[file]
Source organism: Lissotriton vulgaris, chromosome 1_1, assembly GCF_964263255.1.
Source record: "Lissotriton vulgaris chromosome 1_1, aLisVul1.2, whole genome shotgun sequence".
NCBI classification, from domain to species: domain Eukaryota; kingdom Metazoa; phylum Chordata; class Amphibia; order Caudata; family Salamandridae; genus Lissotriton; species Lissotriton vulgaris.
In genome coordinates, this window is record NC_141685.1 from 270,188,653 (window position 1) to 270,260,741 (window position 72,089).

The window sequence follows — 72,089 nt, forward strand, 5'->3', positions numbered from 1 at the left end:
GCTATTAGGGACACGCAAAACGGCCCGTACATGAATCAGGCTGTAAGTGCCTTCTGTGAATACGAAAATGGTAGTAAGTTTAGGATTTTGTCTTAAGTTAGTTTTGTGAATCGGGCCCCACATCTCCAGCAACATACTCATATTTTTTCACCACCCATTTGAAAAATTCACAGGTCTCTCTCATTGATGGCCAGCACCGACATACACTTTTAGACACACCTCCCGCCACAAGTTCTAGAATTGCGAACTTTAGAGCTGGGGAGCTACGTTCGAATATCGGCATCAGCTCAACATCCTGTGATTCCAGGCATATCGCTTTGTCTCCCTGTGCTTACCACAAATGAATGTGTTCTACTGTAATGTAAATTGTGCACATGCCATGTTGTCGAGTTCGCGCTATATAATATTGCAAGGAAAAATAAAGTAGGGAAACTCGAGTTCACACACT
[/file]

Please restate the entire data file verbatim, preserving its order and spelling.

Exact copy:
Source organism: Lissotriton vulgaris, chromosome 1_1, assembly GCF_964263255.1.
Source record: "Lissotriton vulgaris chromosome 1_1, aLisVul1.2, whole genome shotgun sequence".
NCBI classification, from domain to species: domain Eukaryota; kingdom Metazoa; phylum Chordata; class Amphibia; order Caudata; family Salamandridae; genus Lissotriton; species Lissotriton vulgaris.
In genome coordinates, this window is record NC_141685.1 from 270,188,653 (window position 1) to 270,260,741 (window position 72,089).

The window sequence follows — 72,089 nt, forward strand, 5'->3', positions numbered from 1 at the left end:
GCTATTAGGGACACGCAAAACGGCCCGTACATGAATCAGGCTGTAAGTGCCTTCTGTGAATACGAAAATGGTAGTAAGTTTAGGATTTTGTCTTAAGTTAGTTTTGTGAATCGGGCCCCACATCTCCAGCAACATACTCATATTTTTTCACCACCCATTTGAAAAATTCACAGGTCTCTCTCATTGATGGCCAGCACCGACATACACTTTTAGACACACCTCCCGCCACAAGTTCTAGAATTGCGAACTTTAGAGCTGGGGAGCTACGTTCGAATATCGGCATCAGCTCAACATCCTGTGATTCCAGGCATATCGCTTTGTCTCCCTGTGCTTACCACAAATGAATGTGTTCTACTGTAATGTAAATTGTGCACATGCCATGTTGTCGAGTTCGCGCTATATAATATTGCAAGGAAAAATAAAGTAGGGAAACTCGAGTTCACACACT